Claire is a flower child, a wild and innocent wanderer who grew up running alone in the woods, but has been transplanted into a community of ordinary people, to wander vaguely through life, attend high school with wings on her back, and proclaim to the world that she's the descendant of fairies. She's "[t]he girl whom the boys thought was a fawn and tried to shoot, the girl who could fly when no one was looking, the girl with the wings on her skinny back and the child's mouth that was like too many flowers."
Violet notices Claire when she arrives at her school, and sweeps her up, attracted by her suitability as an actress in Violet's film. The way Violet goes on about her script and her film, and how she needs this and that, it feels like make believe. The events often seemed to be a metaphor, a coping mechanism, like Claire's faeries. So there's an odd whiplash when I realise that yes, Violet really did become a famous scriptwriter and is now moving in the hard, loud, dangerous circles of Hollywood showbiz, and that everything actually happens.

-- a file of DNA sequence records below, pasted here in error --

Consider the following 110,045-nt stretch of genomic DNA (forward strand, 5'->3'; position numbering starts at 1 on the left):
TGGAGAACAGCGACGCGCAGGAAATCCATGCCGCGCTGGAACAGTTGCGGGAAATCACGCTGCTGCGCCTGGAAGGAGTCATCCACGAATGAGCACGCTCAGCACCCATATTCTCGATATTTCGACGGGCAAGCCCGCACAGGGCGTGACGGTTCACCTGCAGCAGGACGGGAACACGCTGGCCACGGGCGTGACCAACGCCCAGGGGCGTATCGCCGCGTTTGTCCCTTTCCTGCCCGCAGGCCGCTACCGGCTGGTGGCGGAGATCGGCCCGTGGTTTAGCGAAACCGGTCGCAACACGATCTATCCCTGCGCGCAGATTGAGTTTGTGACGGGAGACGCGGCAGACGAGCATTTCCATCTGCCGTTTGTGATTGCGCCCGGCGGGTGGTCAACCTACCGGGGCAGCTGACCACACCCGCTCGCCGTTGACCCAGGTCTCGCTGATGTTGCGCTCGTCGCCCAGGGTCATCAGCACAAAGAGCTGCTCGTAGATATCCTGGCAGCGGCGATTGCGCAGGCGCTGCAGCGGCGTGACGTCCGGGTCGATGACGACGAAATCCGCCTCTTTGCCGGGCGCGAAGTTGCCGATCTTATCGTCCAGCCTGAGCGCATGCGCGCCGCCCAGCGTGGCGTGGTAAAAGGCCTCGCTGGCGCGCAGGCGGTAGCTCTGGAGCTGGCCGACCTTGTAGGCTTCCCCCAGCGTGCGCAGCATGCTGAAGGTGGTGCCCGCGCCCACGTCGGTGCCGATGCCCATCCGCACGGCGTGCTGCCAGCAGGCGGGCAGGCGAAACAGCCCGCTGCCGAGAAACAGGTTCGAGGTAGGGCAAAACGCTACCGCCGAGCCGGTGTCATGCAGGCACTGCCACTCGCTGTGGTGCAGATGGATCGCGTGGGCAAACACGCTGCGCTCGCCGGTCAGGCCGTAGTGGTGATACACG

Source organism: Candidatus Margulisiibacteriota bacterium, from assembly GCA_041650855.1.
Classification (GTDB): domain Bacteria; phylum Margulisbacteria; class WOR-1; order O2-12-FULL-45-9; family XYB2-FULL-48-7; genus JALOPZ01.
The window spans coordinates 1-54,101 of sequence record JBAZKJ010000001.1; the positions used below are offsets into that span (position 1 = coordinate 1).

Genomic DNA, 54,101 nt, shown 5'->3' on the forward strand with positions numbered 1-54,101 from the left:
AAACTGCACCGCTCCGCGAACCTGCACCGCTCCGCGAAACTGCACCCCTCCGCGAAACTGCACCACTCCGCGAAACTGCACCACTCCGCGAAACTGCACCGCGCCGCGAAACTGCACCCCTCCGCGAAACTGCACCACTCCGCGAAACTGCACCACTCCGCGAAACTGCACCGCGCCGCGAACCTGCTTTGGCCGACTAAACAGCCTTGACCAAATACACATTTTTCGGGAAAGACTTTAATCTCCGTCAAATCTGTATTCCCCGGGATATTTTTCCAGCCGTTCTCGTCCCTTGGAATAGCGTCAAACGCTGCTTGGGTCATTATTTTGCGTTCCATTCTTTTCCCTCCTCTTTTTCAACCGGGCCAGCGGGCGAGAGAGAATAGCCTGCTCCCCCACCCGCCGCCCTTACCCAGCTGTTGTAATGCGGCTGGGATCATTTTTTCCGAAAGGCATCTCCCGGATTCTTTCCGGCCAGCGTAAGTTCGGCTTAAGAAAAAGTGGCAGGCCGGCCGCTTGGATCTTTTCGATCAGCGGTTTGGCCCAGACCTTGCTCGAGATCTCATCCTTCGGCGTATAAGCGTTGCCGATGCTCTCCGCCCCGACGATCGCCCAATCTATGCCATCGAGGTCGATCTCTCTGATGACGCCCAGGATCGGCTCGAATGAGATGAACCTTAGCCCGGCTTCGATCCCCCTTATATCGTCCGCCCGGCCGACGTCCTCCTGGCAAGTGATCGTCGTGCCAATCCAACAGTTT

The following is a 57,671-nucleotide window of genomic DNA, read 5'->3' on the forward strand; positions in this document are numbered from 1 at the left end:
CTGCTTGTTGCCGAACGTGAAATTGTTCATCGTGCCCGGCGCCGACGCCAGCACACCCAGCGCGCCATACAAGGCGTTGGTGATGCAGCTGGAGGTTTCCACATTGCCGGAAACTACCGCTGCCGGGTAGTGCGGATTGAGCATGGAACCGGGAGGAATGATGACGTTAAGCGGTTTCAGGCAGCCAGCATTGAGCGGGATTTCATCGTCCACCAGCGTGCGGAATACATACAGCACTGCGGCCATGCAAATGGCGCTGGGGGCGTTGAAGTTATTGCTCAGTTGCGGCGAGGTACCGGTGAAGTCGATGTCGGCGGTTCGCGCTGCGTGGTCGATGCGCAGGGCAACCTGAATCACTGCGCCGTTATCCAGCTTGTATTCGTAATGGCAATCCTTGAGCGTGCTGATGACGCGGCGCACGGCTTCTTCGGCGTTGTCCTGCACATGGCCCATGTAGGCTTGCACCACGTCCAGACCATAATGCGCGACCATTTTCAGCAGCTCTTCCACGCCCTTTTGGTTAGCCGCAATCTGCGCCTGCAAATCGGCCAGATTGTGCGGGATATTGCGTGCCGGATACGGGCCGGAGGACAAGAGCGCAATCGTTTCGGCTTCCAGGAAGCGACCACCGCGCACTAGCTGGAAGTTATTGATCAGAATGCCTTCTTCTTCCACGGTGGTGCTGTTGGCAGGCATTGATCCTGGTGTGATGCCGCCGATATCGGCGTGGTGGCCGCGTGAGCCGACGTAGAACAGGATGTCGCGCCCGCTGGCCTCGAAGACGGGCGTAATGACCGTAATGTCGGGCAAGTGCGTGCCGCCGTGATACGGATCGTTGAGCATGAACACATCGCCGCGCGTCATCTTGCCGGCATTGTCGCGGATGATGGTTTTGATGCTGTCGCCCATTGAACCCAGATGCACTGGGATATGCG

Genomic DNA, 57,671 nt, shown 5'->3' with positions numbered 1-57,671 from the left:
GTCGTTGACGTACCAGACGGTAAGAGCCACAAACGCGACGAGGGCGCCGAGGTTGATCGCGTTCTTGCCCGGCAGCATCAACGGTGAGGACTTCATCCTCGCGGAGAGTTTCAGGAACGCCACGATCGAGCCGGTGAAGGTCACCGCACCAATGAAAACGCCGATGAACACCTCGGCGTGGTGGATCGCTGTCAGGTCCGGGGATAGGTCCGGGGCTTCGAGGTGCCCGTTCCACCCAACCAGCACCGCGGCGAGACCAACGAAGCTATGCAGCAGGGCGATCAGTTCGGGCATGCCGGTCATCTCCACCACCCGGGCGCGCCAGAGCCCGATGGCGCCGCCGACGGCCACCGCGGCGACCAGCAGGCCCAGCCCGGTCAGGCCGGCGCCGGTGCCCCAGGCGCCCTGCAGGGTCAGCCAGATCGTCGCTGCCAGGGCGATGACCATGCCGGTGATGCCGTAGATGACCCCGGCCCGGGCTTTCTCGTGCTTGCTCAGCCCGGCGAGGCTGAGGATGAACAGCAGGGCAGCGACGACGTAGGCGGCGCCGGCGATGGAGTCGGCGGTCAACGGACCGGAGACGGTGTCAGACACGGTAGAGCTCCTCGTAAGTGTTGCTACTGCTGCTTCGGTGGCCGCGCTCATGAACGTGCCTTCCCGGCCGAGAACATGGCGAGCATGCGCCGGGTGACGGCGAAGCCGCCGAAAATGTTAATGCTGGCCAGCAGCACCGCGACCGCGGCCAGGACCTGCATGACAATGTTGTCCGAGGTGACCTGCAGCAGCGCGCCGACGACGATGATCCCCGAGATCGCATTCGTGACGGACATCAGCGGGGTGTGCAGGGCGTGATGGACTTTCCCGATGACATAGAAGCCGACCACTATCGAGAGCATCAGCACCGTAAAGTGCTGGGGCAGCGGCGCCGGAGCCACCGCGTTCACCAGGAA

At first, the girls seem younger than they are, meeting in school, hanging out together - and then hard-edged Violet is moving in adult circles, happily engaging in one night stands, becoming famous and dropping out of school, while delicate Claire is almost-dating an older man. But Violet's out of her depth, and though Claire adores her poetry teacher, she doesn't have any interest in sleeping with him. He seems more an idealised father-figure and friend to lonely, single-parent Claire. He's also a slightly predatory figure who clearly adores Claire back, and encourages her in being herself, but also moves on to the next girl to turn up at his poetry circle with barely a qualm, when she proves a flower too difficult to pluck. Violet despises him, but ends up bonding in an odd way over their shared, semi-futile love of Claire.